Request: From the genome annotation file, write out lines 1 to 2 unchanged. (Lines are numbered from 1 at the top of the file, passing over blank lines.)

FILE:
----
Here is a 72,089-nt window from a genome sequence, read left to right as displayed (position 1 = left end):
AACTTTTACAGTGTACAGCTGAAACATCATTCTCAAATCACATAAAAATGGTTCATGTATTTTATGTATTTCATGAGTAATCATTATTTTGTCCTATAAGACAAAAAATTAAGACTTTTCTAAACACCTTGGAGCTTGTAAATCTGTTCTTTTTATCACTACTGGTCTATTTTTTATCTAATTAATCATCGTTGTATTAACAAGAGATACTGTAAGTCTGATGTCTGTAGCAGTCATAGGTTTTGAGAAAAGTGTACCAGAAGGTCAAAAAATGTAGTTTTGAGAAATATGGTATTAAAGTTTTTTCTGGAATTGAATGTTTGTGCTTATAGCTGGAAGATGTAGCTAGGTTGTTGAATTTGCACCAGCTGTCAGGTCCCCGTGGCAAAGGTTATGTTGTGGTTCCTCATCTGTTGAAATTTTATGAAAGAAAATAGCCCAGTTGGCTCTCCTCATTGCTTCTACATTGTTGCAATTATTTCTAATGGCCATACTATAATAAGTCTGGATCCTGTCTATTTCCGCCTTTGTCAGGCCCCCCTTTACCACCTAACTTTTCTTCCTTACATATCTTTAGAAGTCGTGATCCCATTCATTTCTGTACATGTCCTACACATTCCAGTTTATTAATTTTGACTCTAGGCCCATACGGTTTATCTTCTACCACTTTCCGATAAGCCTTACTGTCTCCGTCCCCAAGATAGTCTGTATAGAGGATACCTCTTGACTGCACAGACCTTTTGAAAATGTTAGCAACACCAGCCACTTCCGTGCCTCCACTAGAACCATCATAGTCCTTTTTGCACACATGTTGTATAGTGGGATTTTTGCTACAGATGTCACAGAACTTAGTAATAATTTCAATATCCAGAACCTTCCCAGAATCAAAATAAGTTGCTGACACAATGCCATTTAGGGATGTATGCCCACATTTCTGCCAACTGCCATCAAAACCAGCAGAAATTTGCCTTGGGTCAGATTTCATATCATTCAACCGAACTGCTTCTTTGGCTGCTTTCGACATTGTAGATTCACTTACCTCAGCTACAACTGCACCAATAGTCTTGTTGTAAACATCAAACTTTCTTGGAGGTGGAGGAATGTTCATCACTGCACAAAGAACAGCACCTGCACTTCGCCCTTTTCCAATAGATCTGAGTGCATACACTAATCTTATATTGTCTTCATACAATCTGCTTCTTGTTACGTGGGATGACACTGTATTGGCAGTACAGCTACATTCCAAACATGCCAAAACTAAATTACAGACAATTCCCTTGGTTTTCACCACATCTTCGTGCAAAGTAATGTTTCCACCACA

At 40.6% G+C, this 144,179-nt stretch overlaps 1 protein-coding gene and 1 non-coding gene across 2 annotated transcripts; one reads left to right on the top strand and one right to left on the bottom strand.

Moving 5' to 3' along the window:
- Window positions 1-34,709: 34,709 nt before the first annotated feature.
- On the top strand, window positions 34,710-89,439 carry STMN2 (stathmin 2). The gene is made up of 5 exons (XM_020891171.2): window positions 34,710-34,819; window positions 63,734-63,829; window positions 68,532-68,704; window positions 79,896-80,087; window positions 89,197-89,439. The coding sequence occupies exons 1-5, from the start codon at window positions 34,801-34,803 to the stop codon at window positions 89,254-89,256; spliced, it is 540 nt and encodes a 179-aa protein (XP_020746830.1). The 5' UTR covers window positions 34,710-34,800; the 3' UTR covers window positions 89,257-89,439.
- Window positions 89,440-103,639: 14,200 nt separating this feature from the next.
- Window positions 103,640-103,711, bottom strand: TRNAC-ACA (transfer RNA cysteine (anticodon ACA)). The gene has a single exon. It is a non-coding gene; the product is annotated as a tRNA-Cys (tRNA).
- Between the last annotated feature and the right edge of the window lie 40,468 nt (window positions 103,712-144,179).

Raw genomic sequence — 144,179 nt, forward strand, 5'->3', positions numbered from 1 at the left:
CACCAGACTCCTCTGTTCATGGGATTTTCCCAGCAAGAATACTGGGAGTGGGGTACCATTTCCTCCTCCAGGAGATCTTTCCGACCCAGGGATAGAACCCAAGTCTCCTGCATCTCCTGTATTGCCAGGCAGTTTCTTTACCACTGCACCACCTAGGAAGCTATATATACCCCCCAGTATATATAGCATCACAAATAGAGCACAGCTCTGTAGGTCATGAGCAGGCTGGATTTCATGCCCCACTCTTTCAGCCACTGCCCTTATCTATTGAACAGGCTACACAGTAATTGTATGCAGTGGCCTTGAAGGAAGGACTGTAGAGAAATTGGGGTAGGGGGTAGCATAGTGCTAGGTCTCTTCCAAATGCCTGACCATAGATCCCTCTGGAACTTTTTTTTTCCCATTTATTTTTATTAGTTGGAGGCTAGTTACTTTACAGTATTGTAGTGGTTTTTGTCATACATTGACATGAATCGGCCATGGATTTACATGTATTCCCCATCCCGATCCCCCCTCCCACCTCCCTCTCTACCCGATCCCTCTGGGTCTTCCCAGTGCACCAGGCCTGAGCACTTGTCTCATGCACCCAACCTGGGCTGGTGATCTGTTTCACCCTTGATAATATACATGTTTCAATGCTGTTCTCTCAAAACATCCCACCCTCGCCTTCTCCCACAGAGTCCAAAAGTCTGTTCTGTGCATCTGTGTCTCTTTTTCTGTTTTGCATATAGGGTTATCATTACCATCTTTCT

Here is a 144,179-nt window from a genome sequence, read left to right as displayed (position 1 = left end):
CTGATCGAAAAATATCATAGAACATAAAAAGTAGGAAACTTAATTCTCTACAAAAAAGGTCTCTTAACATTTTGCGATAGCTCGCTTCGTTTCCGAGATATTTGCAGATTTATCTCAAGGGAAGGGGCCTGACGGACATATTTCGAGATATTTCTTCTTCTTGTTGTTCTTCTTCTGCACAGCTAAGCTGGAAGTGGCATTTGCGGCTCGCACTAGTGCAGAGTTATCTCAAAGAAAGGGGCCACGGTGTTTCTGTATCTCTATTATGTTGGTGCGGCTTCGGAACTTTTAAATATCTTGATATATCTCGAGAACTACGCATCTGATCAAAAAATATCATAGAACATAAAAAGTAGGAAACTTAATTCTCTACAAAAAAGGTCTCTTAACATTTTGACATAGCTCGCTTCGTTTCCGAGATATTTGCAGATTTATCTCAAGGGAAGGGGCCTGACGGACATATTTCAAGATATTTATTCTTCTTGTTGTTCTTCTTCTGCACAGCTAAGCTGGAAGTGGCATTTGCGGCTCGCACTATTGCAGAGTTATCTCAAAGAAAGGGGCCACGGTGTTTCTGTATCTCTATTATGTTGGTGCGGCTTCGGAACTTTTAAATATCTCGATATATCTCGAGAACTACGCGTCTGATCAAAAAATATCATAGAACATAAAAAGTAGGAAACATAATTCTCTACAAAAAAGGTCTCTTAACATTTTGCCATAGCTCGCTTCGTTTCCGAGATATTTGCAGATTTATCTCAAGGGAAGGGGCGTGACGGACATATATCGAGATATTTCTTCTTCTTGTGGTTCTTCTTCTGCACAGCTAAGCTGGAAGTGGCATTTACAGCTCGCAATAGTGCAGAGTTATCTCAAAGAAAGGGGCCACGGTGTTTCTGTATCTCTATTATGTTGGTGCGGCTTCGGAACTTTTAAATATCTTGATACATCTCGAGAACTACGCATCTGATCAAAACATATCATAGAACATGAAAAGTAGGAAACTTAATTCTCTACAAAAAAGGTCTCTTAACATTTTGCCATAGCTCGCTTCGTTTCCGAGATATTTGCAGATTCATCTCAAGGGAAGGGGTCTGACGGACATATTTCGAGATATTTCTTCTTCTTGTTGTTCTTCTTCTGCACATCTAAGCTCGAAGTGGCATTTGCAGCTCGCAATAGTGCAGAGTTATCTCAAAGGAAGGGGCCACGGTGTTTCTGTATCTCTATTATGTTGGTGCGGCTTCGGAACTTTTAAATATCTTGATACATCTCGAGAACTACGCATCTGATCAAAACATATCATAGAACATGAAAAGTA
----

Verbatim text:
Here is a 72,089-nt window from a genome sequence, read left to right as displayed (position 1 = left end):
AACTTTTACAGTGTACAGCTGAAACATCATTCTCAAATCACATAAAAATGGTTCATGTATTTTATGTATTTCATGAGTAATCATTATTTTGTCCTATAAGACAAAAAATTAAGACTTTTCTAAACACCTTGGAGCTTGTAAATCTGTTCTTTTTATCACTACTGGTCTATTTTTTATCTAATTAATCATCGTTGTATTAACAAGAGATACTGTAAGTCTGATGTCTGTAGCAGTCATAGGTTTTGAGAAAAGTGTACCAGAAGGTCAAAAAATGTAGTTTTGAGAAATATGGTATTAAAGTTTTTTCTGGAATTGAATGTTTGTGCTTATAGCTGGAAGATGTAGCTAGGTTGTTGAATTTGCACCAGCTGTCAGGTCCCCGTGGCAAAGGTTATGTTGTGGTTCCTCATCTGTTGAAATTTTATGAAAGAAAATAGCCCAGTTGGCTCTCCTCATTGCTTCTACATTGTTGCAATTATTTCTAATGGCCATACTATAATAAGTCTGGATCCTGTCTATTTCCGCCTTTGTCAGGCCCCCCTTTACCACCTAACTTTTCTTCCTTACATATCTTTAGAAGTCGTGATCCCATTCATTTCTGTACATGTCCTACACATTCCAGTTTATTAATTTTGACTCTAGGCCCATACGGTTTATCTTCTACCACTTTCCGATAAGCCTTACTGTCTCCGTCCCCAAGATAGTCTGTATAGAGGATACCTCTTGACTGCACAGACCTTTTGAAAATGTTAGCAACACCAGCCACTTCCGTGCCTCCACTAGAACCATCATAGTCCTTTTTGCACACATGTTGTATAGTGGGATTTTTGCTACAGATGTCACAGAACTTAGTAATAATTTCAATATCCAGAACCTTCCCAGAATCAAAATAAGTTGCTGACACAATGCCATTTAGGGATGTATGCCCACATTTCTGCCAACTGCCATCAAAACCAGCAGAAATTTGCCTTGGGTCAGATTTCATATCATTCAACCGAACTGCTTCTTTGGCTGCTTTCGACATTGTAGATTCACTTACCTCAGCTACAACTGCACCAATAGTCTTGTTGTAAACATCAAACTTTCTTGGAGGTGGAGGAATGTTCATCACTGCACAAAGAACAGCACCTGCACTTCGCCCTTTTCCAATAGATCTGAGTGCATACACTAATCTTATATTGTCTTCATACAATCTGCTTCTTGTTACGTGGGATGACACTGTATTGGCAGTACAGCTACATTCCAAACATGCCAAAACTAAATTACAGACAATTCCCTTGGTTTTCACCACATCTTCGTGCAAAGTAATGTTTCCACCACA